A Growing Problem: Drug and Alcohol Addiction in Seniors

Drug and alcohol addiction among senior citizens is a growing problem that often goes unnoticed. While substance abuse is commonly associated with younger individuals, the older population is not immune to this issue. In fact, substance addiction in seniors is on the rise, creating a silent epidemic that demands attention and action.

Senior Citizens and Substance Abuse

In the United States, approximately one million people 65 and older have an addiction to drugs or alcohol. Some of these individuals, called early-onset substance abusers, have been using substances for decades. Other seniors, called late-onset substance abusers, show signs of addiction later in life, usually after age 60 or 65. Prescription painkillers and alcohol are the two substances most commonly abused by older adults. Overdose deaths, intentional or accidental, have quadrupled among seniors from 2002 to 2021.

Understanding the Causes of Addiction in Older Adults

Drug or alcohol addiction in senior citizens can stem from one or more physiological, psychological, or environmental factors. Below are ten of the more common reasons for substance addiction among seniors.

  1. Chronic Pain Management: Many seniors experience chronic pain due to conditions like arthritis, neuropathy, or injuries from falls. To manage this pain, they may be prescribed opioid painkillers. Unfortunately, these medications can be highly addictive, especially if not carefully managed. Seniors might become dependent on these drugs for pain relief, leading to addiction.
  2. Mental Health Disorders: Mental health issues such as depression, anxiety, and loneliness are common in senior citizens. These conditions might stem from significant life changes, such as retirement, the death of a spouse, or social isolation. Drugs and alcohol can initially seem like solace or escape, contributing to dependency and addiction over time.
  3. Social Isolation: As people age, they often face increased isolation due to loss of mobility, loss of a spouse, or friends moving away or passing. This isolation can lead to depression and anxiety. Some individuals may attempt to self-medicate using drugs or alcohol, leading to addiction.
  4. Physical and Cognitive Decline: The aging process can bring about a decline in physical health and cognitive functions, such as memory loss or dementia. This decline can be distressing and might lead some seniors to turn to drugs or alcohol as a form of self-medication, leading to addiction.
  5. Lack of Purpose: Retirement and the empty nest syndrome can leave some seniors feeling like they lack purpose or direction in life. This feeling might drive them towards substance abuse as a way to fill the void or bring excitement into their lives.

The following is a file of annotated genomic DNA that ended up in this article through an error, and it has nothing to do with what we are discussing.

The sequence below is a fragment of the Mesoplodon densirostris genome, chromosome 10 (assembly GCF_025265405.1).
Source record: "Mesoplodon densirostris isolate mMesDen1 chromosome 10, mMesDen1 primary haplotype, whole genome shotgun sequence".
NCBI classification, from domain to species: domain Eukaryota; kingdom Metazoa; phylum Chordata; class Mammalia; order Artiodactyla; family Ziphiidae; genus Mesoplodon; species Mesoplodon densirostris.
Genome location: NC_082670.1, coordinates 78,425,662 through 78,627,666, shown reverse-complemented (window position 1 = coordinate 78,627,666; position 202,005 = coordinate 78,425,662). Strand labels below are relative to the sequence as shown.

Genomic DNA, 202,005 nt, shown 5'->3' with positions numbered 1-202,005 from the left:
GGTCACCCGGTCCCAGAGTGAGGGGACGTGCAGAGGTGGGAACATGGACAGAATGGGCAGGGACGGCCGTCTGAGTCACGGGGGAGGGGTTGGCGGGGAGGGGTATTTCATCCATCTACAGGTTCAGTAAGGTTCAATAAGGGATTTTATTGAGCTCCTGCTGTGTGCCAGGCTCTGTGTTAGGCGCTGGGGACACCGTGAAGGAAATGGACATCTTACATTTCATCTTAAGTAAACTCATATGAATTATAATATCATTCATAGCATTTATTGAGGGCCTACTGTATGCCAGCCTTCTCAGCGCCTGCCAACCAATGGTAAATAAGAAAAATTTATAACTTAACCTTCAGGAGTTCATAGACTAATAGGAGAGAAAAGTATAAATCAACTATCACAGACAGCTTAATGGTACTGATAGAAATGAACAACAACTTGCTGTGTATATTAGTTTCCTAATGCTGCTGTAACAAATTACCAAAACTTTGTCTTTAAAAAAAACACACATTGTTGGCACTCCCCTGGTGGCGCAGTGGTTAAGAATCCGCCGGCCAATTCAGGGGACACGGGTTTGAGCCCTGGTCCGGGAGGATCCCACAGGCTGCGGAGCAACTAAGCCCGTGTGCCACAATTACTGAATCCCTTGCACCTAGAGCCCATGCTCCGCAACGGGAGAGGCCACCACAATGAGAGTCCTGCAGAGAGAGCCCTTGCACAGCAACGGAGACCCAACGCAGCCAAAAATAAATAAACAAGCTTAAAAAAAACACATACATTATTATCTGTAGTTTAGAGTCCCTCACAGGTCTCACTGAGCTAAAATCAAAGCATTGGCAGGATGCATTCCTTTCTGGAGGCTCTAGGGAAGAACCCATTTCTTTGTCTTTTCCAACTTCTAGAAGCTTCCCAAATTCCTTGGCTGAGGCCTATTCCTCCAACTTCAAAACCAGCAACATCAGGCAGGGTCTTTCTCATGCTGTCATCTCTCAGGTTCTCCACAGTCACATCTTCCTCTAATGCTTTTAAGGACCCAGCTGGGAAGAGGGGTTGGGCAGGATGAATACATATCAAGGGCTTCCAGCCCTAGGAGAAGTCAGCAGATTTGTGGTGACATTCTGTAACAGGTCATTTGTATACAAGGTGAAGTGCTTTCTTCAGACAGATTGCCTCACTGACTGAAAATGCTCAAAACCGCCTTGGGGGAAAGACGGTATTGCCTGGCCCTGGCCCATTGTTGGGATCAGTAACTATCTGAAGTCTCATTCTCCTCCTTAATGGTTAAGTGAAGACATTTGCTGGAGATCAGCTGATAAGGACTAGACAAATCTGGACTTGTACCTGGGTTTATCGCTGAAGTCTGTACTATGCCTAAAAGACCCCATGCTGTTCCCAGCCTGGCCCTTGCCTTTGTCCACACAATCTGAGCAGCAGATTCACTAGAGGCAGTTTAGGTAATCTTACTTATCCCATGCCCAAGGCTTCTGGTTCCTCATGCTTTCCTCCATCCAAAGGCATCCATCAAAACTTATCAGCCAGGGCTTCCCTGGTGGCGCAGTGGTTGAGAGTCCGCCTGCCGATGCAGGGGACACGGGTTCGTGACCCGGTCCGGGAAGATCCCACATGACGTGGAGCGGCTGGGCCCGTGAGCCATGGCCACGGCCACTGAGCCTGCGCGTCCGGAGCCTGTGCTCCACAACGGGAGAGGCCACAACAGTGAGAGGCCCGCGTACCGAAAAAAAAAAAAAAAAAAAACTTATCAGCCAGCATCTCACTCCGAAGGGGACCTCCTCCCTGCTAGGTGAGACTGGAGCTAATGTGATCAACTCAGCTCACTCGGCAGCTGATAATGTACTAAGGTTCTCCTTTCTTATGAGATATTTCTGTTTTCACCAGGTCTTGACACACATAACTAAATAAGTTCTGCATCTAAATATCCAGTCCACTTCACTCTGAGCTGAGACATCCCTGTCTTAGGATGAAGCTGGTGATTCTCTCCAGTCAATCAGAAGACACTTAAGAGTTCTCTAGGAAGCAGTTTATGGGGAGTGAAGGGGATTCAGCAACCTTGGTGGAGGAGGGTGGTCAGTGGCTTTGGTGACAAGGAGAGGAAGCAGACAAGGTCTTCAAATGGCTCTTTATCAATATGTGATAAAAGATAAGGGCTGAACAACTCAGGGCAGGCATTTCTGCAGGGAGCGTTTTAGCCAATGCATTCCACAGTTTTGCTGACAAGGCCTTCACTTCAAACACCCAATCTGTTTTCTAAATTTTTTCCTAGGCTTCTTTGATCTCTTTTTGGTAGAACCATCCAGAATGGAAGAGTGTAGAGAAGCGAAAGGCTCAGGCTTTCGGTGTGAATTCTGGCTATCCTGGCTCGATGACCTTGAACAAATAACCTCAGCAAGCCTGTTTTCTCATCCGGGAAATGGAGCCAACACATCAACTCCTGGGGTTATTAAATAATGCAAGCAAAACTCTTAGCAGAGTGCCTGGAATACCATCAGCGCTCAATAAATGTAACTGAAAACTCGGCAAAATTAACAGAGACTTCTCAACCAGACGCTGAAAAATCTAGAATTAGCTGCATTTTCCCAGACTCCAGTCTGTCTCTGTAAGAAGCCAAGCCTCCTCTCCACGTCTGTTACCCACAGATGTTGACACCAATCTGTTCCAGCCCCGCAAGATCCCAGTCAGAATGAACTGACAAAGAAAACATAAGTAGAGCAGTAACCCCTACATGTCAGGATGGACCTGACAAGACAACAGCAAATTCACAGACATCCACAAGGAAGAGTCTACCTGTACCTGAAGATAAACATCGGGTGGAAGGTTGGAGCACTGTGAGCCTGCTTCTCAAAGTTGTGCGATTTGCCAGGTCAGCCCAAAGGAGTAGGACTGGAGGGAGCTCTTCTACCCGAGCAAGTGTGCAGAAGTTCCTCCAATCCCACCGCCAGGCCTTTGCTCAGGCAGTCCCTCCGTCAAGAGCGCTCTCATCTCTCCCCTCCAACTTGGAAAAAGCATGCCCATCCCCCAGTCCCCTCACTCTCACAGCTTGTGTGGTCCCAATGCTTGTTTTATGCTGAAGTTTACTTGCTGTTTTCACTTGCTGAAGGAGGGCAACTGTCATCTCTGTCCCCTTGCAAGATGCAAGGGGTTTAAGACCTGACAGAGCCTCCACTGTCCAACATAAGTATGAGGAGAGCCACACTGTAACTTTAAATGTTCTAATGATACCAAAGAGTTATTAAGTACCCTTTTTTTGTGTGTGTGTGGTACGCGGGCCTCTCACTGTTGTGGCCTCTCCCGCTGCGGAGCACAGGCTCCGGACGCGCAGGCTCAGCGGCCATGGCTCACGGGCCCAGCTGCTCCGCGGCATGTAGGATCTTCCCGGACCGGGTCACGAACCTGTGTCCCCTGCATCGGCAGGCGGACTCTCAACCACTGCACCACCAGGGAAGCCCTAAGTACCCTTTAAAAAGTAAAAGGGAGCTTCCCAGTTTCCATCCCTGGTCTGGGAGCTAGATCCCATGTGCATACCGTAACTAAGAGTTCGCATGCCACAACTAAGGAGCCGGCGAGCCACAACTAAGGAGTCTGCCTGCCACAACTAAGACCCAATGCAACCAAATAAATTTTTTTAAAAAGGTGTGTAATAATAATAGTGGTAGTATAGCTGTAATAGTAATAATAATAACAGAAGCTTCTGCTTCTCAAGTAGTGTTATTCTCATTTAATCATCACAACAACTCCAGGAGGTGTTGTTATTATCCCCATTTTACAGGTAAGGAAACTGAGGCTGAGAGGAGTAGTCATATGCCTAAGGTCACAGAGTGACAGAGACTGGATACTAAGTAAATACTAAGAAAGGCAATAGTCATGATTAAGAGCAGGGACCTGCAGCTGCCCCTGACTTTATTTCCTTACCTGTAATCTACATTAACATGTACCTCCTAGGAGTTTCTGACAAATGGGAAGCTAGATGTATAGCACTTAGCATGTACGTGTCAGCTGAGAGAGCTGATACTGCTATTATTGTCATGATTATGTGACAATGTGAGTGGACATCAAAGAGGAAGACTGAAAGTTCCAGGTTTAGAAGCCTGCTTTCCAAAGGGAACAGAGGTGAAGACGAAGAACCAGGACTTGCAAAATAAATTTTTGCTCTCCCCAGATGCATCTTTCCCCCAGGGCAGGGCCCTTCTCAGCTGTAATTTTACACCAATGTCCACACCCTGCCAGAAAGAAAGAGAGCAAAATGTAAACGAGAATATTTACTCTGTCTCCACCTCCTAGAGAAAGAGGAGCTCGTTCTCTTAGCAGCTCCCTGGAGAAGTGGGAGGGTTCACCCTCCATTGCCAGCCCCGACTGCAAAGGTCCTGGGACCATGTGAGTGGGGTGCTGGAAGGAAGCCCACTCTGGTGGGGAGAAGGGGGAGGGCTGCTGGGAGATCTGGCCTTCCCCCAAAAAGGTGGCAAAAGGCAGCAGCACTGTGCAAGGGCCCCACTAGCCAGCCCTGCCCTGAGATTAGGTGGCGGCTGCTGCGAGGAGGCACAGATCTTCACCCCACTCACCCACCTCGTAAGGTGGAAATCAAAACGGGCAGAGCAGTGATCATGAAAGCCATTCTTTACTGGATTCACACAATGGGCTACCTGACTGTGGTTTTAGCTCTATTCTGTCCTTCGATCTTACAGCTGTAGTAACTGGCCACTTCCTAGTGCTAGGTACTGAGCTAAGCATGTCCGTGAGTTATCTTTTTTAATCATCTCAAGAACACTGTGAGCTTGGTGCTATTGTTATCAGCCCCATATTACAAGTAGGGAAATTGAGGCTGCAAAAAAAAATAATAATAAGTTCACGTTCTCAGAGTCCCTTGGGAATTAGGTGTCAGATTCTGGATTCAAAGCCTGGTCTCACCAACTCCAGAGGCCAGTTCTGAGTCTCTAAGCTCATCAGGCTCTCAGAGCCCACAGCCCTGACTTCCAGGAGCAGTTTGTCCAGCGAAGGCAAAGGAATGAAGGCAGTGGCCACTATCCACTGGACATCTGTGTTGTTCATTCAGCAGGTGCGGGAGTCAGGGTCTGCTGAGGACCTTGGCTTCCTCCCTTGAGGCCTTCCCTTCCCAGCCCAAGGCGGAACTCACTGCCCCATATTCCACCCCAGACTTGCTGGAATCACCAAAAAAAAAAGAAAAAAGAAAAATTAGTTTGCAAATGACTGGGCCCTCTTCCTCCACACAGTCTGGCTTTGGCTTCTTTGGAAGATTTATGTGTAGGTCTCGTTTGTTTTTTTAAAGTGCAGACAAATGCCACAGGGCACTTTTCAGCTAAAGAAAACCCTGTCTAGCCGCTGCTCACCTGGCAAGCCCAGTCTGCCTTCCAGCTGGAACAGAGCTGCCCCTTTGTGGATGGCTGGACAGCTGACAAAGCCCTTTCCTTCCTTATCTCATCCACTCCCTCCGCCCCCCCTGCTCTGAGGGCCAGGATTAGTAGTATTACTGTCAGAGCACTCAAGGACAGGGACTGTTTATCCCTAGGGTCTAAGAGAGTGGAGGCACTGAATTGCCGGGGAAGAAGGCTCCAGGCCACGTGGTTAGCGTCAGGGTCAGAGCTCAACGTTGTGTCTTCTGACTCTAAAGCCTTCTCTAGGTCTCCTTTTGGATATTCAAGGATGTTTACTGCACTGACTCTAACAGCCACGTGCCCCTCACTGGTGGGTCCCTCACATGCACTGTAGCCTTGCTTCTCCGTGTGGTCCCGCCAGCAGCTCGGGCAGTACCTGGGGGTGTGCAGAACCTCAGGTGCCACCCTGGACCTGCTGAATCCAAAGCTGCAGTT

6. Grief and Bereavement: Older adults often experience grief more frequently, whether from losing a spouse, friends, siblings, or even pets. This grief can be overwhelming, leading some to turn to alcohol or drugs as a way to cope.
  7. Access to Medications: With increased health issues, seniors typically have more access to prescription medications. Some of these medications have addictive properties. Without proper monitoring, it can be easy for seniors to become dependent on these substances.
  8. Under diagnosis or Misdiagnosis: Addiction in seniors can often go unnoticed or misdiagnosed as symptoms of aging or other health conditions. This lack of recognition can prevent the individual from receiving the help they need, allowing the addiction to worsen.
  9. Inadequate Pain Management Education: Seniors may not always receive adequate education on managing pain without relying heavily on prescription medications. This lack of knowledge can lead to a dependence on drugs as the primary means of pain relief.
  10. Stigma and Shame: There can be significant stigma and shame associated with addiction, especially among older generations. This can prevent seniors from seeking help. They fear judgment from their peers and loved ones.

Health Concerns of Substance Abuse in Seniors

Prolonged exposure to drugs and alcohol can significantly impair cognitive functions, leading to a deterioration in memory, attention, and problem-solving skills. This cognitive decline is especially concerning in seniors, as it can hasten the onset of dementia-related conditions and interfere with their ability to manage medications and maintain independence. As a person ages, their body processes substances less efficiently, putting them at a heightened risk for overdose and adverse reactions, which can cause or worsen health complications.

Substance addiction in seniors is also linked to an increased risk of developing or exacerbating cardiovascular diseases, liver damage, and certain types of cancer. The weakening of the immune system is another serious consequence, leaving the elderly more susceptible to infections and illnesses. Furthermore, the likelihood of sustaining injuries from falls increases when drug or alcohol impairment is involved. These injuries can result in long-term disabilities, further eroding the quality of life and independence.

We Can Help

Alcohol and drug addiction is a chronic, treatable disease. If you or a loved one is battling addiction, the professionals at English Mountain Recovery in the Smoky Mountains of Eastern Tennessee can help. We offer gender-specific programs based on a 12-step curriculum. We will help you achieve your goal of sobriety. Contact us today.